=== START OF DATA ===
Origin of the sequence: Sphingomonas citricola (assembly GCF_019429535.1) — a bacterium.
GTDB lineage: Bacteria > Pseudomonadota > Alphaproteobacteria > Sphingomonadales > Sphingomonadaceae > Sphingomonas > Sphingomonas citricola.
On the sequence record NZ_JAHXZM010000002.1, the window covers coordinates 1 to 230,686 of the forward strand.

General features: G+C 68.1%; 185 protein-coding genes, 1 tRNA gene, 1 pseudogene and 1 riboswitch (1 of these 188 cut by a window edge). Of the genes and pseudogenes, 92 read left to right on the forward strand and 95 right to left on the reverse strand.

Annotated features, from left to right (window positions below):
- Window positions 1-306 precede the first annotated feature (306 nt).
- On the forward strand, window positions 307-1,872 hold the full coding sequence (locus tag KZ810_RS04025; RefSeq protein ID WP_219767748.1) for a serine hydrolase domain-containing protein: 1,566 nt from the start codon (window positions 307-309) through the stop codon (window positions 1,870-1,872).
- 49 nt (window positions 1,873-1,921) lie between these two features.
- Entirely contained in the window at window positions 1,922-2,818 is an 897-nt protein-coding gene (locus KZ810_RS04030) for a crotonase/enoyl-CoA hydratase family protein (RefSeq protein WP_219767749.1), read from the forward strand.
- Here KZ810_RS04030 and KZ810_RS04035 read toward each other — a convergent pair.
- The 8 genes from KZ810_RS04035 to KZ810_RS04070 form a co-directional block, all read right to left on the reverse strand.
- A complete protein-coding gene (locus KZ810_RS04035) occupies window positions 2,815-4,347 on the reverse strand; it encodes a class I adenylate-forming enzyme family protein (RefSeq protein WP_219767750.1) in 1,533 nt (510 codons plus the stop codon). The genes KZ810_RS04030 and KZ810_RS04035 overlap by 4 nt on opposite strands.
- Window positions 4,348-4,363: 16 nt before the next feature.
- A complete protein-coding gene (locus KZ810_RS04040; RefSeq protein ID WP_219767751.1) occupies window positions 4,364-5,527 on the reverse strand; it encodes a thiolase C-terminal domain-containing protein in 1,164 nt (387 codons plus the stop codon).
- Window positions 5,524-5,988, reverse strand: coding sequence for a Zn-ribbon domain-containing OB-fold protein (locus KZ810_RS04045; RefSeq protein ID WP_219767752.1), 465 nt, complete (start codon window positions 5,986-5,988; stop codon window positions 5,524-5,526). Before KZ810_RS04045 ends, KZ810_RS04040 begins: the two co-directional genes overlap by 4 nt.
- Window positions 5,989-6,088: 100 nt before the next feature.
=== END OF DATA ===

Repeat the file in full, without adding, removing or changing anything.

Origin of the sequence: Sphingomonas citricola (assembly GCF_019429535.1) — a bacterium.
GTDB lineage: Bacteria > Pseudomonadota > Alphaproteobacteria > Sphingomonadales > Sphingomonadaceae > Sphingomonas > Sphingomonas citricola.
On the sequence record NZ_JAHXZM010000002.1, the window covers coordinates 1 to 230,686 of the forward strand.

General features: G+C 68.1%; 185 protein-coding genes, 1 tRNA gene, 1 pseudogene and 1 riboswitch (1 of these 188 cut by a window edge). Of the genes and pseudogenes, 92 read left to right on the forward strand and 95 right to left on the reverse strand.

Annotated features, from left to right (window positions below):
- Window positions 1-306 precede the first annotated feature (306 nt).
- On the forward strand, window positions 307-1,872 hold the full coding sequence (locus tag KZ810_RS04025; RefSeq protein ID WP_219767748.1) for a serine hydrolase domain-containing protein: 1,566 nt from the start codon (window positions 307-309) through the stop codon (window positions 1,870-1,872).
- 49 nt (window positions 1,873-1,921) lie between these two features.
- Entirely contained in the window at window positions 1,922-2,818 is an 897-nt protein-coding gene (locus KZ810_RS04030) for a crotonase/enoyl-CoA hydratase family protein (RefSeq protein WP_219767749.1), read from the forward strand.
- Here KZ810_RS04030 and KZ810_RS04035 read toward each other — a convergent pair.
- The 8 genes from KZ810_RS04035 to KZ810_RS04070 form a co-directional block, all read right to left on the reverse strand.
- A complete protein-coding gene (locus KZ810_RS04035) occupies window positions 2,815-4,347 on the reverse strand; it encodes a class I adenylate-forming enzyme family protein (RefSeq protein WP_219767750.1) in 1,533 nt (510 codons plus the stop codon). The genes KZ810_RS04030 and KZ810_RS04035 overlap by 4 nt on opposite strands.
- Window positions 4,348-4,363: 16 nt before the next feature.
- A complete protein-coding gene (locus KZ810_RS04040; RefSeq protein ID WP_219767751.1) occupies window positions 4,364-5,527 on the reverse strand; it encodes a thiolase C-terminal domain-containing protein in 1,164 nt (387 codons plus the stop codon).
- Window positions 5,524-5,988, reverse strand: coding sequence for a Zn-ribbon domain-containing OB-fold protein (locus KZ810_RS04045; RefSeq protein ID WP_219767752.1), 465 nt, complete (start codon window positions 5,986-5,988; stop codon window positions 5,524-5,526). Before KZ810_RS04045 ends, KZ810_RS04040 begins: the two co-directional genes overlap by 4 nt.
- Window positions 5,989-6,088: 100 nt before the next feature.